Sunday, April 11, 2010

Michael Klimke clinic March 2010, part 2

This is the second part of a two-part post -- check out the previous post for  the first part of it.

Which he did, but not until he had valiantly tried to correct my hands and seat enough that she would reach forward and downward.  As an instructor, I understand why he took that approach, and in my stiff-and-stressed-out state, my seat and hands gave him lots of areas to correct. 

The more he corrected, the deeper I tried to sit, the stiffer my back got, and the more frustrated his tone got. Once I heard the frustration in his voice, my favorite “I’m nervous so I think I’ll ride badly habits” showed up.  You know, those pet bad habits that lie dormant for months and months until you are lulled into thinking you have finally banished them, only to find that once you get nervous, they pop right back up.  

For me, when I’m nervous, the neuropathways between my brain and my right side shut down. 

This time it started with my hand position.  No matter what I told my right hand to do, it didn’t do it.  Instead it did all sorts of random things, things I would never ask it to do.  Really, would any self-respecting dressage rider ride with her right hand nearly touching her thigh?  I know I didn’t tell my right hand to do that, especially not in front of Klimke and 80 auditors.  But sure enough, that’s where my right hand kept drifting.  I’d tell my right hand to come back up, and two strides later, like some rebellious teenager, it’d go sneaking down to my thigh again.

Then there was my right leg.  On a normal day, my right leg is my weaker leg. I know I’m riding well when my right thigh is slightly more tired than my left one. Which thankfully, is more often than not.  But I wasn’t riding well, so my right leg didn’t even join me on the horse.  I might as well have been wearing a prosthetic.  My calf wouldn’t stay connected to Secret sides, no matter how hard I tried.  The more I pushed my knee down, the more my calf would pop off and slide forward.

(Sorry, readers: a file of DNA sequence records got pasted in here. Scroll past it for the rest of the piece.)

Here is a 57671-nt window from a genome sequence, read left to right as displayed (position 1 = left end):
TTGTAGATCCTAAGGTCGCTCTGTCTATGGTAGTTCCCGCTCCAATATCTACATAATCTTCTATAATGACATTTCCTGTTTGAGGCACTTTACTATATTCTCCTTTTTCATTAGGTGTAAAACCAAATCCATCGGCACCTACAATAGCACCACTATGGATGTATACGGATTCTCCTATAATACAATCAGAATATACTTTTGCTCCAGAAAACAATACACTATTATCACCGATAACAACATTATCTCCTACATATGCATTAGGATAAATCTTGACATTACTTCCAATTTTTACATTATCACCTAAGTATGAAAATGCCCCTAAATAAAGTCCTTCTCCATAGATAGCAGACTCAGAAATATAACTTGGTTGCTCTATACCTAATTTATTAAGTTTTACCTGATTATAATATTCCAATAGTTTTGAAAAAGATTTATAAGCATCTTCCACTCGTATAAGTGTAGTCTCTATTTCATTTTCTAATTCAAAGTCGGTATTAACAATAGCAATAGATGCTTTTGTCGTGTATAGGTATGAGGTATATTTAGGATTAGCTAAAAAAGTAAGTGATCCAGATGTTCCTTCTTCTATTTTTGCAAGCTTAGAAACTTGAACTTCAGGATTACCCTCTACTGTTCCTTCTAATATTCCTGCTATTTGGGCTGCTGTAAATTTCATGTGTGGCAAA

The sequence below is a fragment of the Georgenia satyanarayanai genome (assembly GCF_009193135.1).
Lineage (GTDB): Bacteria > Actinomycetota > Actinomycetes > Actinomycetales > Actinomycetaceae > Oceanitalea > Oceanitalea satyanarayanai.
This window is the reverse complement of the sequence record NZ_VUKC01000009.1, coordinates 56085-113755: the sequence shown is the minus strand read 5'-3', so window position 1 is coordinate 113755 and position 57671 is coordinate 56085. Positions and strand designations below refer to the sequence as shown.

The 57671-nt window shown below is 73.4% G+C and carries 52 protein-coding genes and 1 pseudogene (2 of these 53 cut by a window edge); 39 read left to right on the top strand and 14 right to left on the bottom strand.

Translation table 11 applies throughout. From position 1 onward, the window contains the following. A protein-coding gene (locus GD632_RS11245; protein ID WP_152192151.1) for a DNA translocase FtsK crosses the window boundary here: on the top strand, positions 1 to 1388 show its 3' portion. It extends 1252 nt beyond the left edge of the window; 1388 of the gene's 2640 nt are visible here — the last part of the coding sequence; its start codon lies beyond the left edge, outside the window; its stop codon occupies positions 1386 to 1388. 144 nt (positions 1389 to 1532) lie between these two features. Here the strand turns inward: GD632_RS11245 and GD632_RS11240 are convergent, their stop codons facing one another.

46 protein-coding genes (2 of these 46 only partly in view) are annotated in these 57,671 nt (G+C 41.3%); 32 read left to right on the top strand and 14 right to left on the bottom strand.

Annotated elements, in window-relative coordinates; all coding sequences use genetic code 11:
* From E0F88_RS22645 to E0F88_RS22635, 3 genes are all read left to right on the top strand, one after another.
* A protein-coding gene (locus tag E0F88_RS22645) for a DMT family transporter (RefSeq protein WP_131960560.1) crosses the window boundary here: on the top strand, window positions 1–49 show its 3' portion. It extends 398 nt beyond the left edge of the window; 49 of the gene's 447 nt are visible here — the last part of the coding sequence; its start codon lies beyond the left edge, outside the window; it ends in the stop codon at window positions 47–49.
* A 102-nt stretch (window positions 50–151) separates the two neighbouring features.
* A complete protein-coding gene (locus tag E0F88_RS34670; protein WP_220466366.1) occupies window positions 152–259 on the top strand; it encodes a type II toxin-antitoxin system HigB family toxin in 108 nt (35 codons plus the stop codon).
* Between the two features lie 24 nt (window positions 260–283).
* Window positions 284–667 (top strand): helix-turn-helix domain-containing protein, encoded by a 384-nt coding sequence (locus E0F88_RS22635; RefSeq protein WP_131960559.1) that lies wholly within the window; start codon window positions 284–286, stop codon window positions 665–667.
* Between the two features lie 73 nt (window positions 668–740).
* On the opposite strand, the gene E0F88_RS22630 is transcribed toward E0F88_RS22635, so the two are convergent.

Then my inner critic kicked in.  Every time Klimke tried to improve my position, my inner critic destroyed it.  By 15 minutes into the lesson, I went from being on top of the world for being selected for this clinic, to feeling like the weakest dressage rider in the clinic, to feeling like the weakest dressage rider ever.   

While I’m beating myself up, Klimke decided to try using transitions within and between the gait to get Secret more through her topline.  She reacted by getting tighter in front of the saddle, doing a very effective impression of a chess piece.  I could practically hear her thinking, “Aunt Ange, this isn’t what we usually do, but if this is what you want, well, ok...”

Klimke, being German, was not one to mince words.  He made it clear what he thought—“Your hands and your seat are not good enough.”  This, of course, got my inner voice screaming, “Well that advice doesn’t really help, does it???” But I kept smiling and riding, hoping my thoughts didn’t show too clearly.

Once we got to the canter work, things improved.  Secret has an amazing canter, naturally very uphill and balanced, and my canter seat is better than my trot seat. As the work improved, I was able to gain control of my right hand and leg, and began to think maybe I was letting Secret show everyone how awesome she is. We worked on the canter-walk-canter transition, and it improved significantly by the end of the ride.

But by day two, Secret was tired of my stiff back and the different training approach. She came into the ring tight and fussy, and seemed determined to stay that way.   Klimke kept changing exercises in a vain attempt to get us to settle.

But nothing really worked.  I tried to ride all bent lines in shoulder fore. I tried riding the lines straighter.  I tried a lighter seat.  I tried a stronger seat.  Klimke kept stopping the lesson to talk, which I quickly learned is Klimke-ease for “this isn’t working at all.”  My mind was going 100 miles an hour, between “c’mon Secret, please” and “Ange, friggin’ ride better,” and “Can we try something else? Like tennis?”  But nothing worked.